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Debt distorts state priorities

JAMES Wolfensohn, the president of the World Bank, is correct in stating that the bank and the International Monetary Fund have homework to do with respect to developing countries and the debt crisis (TES, September 22).

Wolfensohn correctly draws attention to the need for governments to prioritise education, be efficient, introduce safety nets, ensure high quality, and have proper, transparent politics. He also wisely points out that the vast majority of finance for education comes from inside a country.

However the real problem is debt-slavery.

It is difficult for countries to prioritise education when they are victims of natural disaster; to be efficient when they lack the expertise and human resources; to have safety nets and quality when constanty struggling to get anything off the ground.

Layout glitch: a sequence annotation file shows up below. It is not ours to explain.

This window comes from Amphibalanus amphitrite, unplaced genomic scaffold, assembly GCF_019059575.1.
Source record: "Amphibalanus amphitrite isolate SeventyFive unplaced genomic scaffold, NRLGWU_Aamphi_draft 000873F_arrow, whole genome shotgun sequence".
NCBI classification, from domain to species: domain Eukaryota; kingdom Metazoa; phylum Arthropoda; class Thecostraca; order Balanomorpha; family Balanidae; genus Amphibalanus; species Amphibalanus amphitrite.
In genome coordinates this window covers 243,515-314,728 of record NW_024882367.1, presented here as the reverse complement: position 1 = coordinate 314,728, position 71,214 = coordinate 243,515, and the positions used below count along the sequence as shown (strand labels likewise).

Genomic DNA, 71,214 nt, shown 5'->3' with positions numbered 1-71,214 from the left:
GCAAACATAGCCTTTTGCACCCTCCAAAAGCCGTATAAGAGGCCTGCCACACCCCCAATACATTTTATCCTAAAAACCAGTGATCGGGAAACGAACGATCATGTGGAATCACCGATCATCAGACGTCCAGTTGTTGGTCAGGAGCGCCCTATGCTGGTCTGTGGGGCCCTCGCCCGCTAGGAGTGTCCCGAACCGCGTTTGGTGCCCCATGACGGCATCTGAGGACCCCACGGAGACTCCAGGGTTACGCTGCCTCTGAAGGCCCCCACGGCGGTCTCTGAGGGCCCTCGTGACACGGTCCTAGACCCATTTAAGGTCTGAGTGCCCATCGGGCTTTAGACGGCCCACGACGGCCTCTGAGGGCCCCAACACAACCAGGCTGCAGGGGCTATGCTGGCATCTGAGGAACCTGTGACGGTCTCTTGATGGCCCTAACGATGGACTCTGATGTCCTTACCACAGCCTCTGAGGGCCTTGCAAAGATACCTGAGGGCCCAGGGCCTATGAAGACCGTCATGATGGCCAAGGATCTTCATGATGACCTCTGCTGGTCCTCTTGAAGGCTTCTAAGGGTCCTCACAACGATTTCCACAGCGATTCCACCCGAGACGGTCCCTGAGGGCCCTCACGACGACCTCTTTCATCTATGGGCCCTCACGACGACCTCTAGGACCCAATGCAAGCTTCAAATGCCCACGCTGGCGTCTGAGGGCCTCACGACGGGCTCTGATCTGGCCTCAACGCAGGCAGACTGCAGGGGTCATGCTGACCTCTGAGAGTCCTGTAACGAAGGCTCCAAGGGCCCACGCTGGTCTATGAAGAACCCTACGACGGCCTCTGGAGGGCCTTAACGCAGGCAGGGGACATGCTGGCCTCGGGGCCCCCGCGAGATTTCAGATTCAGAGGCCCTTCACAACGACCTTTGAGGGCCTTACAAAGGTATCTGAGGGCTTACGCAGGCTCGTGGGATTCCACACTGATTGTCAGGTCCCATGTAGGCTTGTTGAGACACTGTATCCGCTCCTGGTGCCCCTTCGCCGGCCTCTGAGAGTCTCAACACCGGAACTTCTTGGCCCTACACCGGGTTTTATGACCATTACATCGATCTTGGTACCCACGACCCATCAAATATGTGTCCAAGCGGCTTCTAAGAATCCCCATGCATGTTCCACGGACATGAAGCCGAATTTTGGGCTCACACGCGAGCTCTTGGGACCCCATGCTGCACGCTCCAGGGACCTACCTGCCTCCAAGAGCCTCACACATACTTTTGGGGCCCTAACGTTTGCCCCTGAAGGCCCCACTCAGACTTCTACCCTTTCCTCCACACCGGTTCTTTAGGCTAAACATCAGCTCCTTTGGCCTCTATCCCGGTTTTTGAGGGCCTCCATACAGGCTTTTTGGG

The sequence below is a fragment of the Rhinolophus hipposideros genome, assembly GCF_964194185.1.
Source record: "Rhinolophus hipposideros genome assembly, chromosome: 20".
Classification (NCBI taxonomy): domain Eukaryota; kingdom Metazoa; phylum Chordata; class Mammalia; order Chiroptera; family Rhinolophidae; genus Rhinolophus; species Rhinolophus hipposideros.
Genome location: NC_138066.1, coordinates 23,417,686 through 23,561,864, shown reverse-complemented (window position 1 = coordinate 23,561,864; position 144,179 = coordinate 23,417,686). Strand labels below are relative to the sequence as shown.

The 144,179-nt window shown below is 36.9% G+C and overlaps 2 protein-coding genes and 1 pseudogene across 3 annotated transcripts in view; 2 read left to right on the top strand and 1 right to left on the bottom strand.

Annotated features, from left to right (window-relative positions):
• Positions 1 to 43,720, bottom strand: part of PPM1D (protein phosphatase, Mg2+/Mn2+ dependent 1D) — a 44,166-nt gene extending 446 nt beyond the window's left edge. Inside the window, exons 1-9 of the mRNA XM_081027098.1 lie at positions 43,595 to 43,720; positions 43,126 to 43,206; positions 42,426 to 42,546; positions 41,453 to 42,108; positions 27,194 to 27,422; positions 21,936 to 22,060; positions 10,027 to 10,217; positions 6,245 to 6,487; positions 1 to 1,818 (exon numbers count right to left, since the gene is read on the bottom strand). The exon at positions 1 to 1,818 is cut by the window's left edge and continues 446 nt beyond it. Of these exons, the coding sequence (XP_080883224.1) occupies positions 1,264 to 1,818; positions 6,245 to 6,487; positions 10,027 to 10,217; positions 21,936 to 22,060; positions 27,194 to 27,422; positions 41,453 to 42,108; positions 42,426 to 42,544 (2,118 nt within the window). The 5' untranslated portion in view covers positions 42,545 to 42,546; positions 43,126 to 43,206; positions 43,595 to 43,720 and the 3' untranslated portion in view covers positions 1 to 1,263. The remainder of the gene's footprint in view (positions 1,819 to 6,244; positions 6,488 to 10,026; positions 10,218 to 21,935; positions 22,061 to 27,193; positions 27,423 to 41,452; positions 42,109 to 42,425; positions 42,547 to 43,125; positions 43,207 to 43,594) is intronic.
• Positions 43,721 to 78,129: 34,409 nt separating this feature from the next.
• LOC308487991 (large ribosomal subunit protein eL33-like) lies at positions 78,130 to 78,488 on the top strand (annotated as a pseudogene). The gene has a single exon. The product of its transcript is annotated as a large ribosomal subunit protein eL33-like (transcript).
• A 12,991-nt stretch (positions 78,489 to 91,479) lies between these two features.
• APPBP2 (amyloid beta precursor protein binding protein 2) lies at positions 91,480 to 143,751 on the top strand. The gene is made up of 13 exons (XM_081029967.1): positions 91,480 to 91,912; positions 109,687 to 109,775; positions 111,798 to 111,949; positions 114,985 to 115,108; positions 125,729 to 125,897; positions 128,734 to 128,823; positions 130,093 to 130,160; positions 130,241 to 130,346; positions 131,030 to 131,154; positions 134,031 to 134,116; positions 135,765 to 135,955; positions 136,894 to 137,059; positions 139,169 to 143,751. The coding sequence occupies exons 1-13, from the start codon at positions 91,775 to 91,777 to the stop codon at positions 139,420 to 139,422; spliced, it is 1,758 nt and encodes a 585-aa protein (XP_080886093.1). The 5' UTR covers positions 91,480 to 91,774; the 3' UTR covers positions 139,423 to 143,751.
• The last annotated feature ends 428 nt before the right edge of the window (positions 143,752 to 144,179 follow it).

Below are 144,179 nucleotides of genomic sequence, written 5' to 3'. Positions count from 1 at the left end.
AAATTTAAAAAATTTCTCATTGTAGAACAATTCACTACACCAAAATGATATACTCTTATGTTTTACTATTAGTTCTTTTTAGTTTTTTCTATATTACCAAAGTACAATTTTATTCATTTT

And they have to deal with outmoded cabalistic practices and racist attitudes of western governments and unaccountable bodies such as the bank and the IMF (whose policies are seen by many economists as out of date). Indeed, Uganda was recently refused debt-relief by Austria, France, Germany and Japan.

Your reports "Children bear the burden of debt" and "Uganda's dash for expansion" understandably focus on education and Oxfam's campaign. Perhaps wider questions need to be pondered and a good place to start is

Stephen Pennells

Support teacher and co-ordinator

Ethnic Minority Achievement Service

Ducie high school

Lloyd Street North

Moss Side, Manchester

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